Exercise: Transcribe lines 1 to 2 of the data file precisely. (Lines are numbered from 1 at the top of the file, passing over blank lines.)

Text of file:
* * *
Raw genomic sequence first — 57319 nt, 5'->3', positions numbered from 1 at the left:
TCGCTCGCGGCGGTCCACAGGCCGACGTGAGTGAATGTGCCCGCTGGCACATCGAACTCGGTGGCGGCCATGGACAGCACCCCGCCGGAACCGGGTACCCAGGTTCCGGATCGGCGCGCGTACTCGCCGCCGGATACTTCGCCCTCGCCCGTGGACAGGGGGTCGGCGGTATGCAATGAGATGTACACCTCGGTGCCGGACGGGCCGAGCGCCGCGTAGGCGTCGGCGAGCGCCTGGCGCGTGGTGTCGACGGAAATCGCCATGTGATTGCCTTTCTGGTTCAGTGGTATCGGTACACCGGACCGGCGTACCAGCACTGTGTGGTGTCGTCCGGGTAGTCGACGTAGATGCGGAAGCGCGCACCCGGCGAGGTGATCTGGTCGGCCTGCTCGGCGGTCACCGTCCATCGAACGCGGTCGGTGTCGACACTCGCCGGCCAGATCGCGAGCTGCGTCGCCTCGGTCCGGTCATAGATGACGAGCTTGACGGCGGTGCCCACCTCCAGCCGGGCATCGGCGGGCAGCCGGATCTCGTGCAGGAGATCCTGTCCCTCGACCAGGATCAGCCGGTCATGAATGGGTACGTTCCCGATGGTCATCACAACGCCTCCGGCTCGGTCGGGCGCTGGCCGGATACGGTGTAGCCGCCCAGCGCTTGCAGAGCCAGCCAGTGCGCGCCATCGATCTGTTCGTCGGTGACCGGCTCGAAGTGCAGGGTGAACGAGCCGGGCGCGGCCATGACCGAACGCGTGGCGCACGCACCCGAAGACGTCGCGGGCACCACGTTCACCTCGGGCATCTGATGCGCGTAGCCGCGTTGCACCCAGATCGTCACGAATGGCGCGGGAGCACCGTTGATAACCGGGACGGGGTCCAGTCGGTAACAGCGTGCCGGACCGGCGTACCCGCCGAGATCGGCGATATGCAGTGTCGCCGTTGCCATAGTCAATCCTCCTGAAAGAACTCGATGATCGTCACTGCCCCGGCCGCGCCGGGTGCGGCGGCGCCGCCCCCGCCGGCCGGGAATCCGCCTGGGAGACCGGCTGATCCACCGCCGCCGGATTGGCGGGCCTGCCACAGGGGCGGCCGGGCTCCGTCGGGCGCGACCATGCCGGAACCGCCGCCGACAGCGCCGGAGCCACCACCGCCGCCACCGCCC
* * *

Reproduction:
Raw genomic sequence first — 57319 nt, 5'->3', positions numbered from 1 at the left:
TCGCTCGCGGCGGTCCACAGGCCGACGTGAGTGAATGTGCCCGCTGGCACATCGAACTCGGTGGCGGCCATGGACAGCACCCCGCCGGAACCGGGTACCCAGGTTCCGGATCGGCGCGCGTACTCGCCGCCGGATACTTCGCCCTCGCCCGTGGACAGGGGGTCGGCGGTATGCAATGAGATGTACACCTCGGTGCCGGACGGGCCGAGCGCCGCGTAGGCGTCGGCGAGCGCCTGGCGCGTGGTGTCGACGGAAATCGCCATGTGATTGCCTTTCTGGTTCAGTGGTATCGGTACACCGGACCGGCGTACCAGCACTGTGTGGTGTCGTCCGGGTAGTCGACGTAGATGCGGAAGCGCGCACCCGGCGAGGTGATCTGGTCGGCCTGCTCGGCGGTCACCGTCCATCGAACGCGGTCGGTGTCGACACTCGCCGGCCAGATCGCGAGCTGCGTCGCCTCGGTCCGGTCATAGATGACGAGCTTGACGGCGGTGCCCACCTCCAGCCGGGCATCGGCGGGCAGCCGGATCTCGTGCAGGAGATCCTGTCCCTCGACCAGGATCAGCCGGTCATGAATGGGTACGTTCCCGATGGTCATCACAACGCCTCCGGCTCGGTCGGGCGCTGGCCGGATACGGTGTAGCCGCCCAGCGCTTGCAGAGCCAGCCAGTGCGCGCCATCGATCTGTTCGTCGGTGACCGGCTCGAAGTGCAGGGTGAACGAGCCGGGCGCGGCCATGACCGAACGCGTGGCGCACGCACCCGAAGACGTCGCGGGCACCACGTTCACCTCGGGCATCTGATGCGCGTAGCCGCGTTGCACCCAGATCGTCACGAATGGCGCGGGAGCACCGTTGATAACCGGGACGGGGTCCAGTCGGTAACAGCGTGCCGGACCGGCGTACCCGCCGAGATCGGCGATATGCAGTGTCGCCGTTGCCATAGTCAATCCTCCTGAAAGAACTCGATGATCGTCACTGCCCCGGCCGCGCCGGGTGCGGCGGCGCCGCCCCCGCCGGCCGGGAATCCGCCTGGGAGACCGGCTGATCCACCGCCGCCGGATTGGCGGGCCTGCCACAGGGGCGGCCGGGCTCCGTCGGGCGCGACCATGCCGGAACCGCCGCCGACAGCGCCGGAGCCACCACCGCCGCCACCGCCC